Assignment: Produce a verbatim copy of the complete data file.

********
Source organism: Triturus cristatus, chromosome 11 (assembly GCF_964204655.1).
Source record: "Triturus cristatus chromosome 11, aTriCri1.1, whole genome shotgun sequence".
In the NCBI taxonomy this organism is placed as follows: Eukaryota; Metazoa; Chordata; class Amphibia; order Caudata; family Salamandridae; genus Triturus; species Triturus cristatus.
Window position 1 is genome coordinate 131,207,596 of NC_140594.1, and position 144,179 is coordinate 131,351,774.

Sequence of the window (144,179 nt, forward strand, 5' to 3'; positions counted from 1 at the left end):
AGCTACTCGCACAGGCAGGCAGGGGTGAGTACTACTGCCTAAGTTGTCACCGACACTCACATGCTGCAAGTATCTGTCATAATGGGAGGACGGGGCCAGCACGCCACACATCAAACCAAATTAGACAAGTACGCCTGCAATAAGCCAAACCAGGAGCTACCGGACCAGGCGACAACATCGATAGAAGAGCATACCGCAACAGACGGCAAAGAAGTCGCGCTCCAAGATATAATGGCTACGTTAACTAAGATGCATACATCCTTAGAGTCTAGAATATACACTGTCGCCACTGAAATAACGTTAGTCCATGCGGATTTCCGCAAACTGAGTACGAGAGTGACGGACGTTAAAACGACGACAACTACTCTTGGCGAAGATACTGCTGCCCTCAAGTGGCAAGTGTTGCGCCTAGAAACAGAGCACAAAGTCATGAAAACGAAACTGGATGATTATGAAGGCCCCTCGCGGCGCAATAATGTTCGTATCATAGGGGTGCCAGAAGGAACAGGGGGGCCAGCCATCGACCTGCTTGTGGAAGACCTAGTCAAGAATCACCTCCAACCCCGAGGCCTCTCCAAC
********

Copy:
Source organism: Triturus cristatus, chromosome 11 (assembly GCF_964204655.1).
Source record: "Triturus cristatus chromosome 11, aTriCri1.1, whole genome shotgun sequence".
In the NCBI taxonomy this organism is placed as follows: Eukaryota; Metazoa; Chordata; class Amphibia; order Caudata; family Salamandridae; genus Triturus; species Triturus cristatus.
Window position 1 is genome coordinate 131,207,596 of NC_140594.1, and position 144,179 is coordinate 131,351,774.

Sequence of the window (144,179 nt, forward strand, 5' to 3'; positions counted from 1 at the left end):
AGCTACTCGCACAGGCAGGCAGGGGTGAGTACTACTGCCTAAGTTGTCACCGACACTCACATGCTGCAAGTATCTGTCATAATGGGAGGACGGGGCCAGCACGCCACACATCAAACCAAATTAGACAAGTACGCCTGCAATAAGCCAAACCAGGAGCTACCGGACCAGGCGACAACATCGATAGAAGAGCATACCGCAACAGACGGCAAAGAAGTCGCGCTCCAAGATATAATGGCTACGTTAACTAAGATGCATACATCCTTAGAGTCTAGAATATACACTGTCGCCACTGAAATAACGTTAGTCCATGCGGATTTCCGCAAACTGAGTACGAGAGTGACGGACGTTAAAACGACGACAACTACTCTTGGCGAAGATACTGCTGCCCTCAAGTGGCAAGTGTTGCGCCTAGAAACAGAGCACAAAGTCATGAAAACGAAACTGGATGATTATGAAGGCCCCTCGCGGCGCAATAATGTTCGTATCATAGGGGTGCCAGAAGGAACAGGGGGGCCAGCCATCGACCTGCTTGTGGAAGACCTAGTCAAGAATCACCTCCAACCCCGAGGCCTCTCCAAC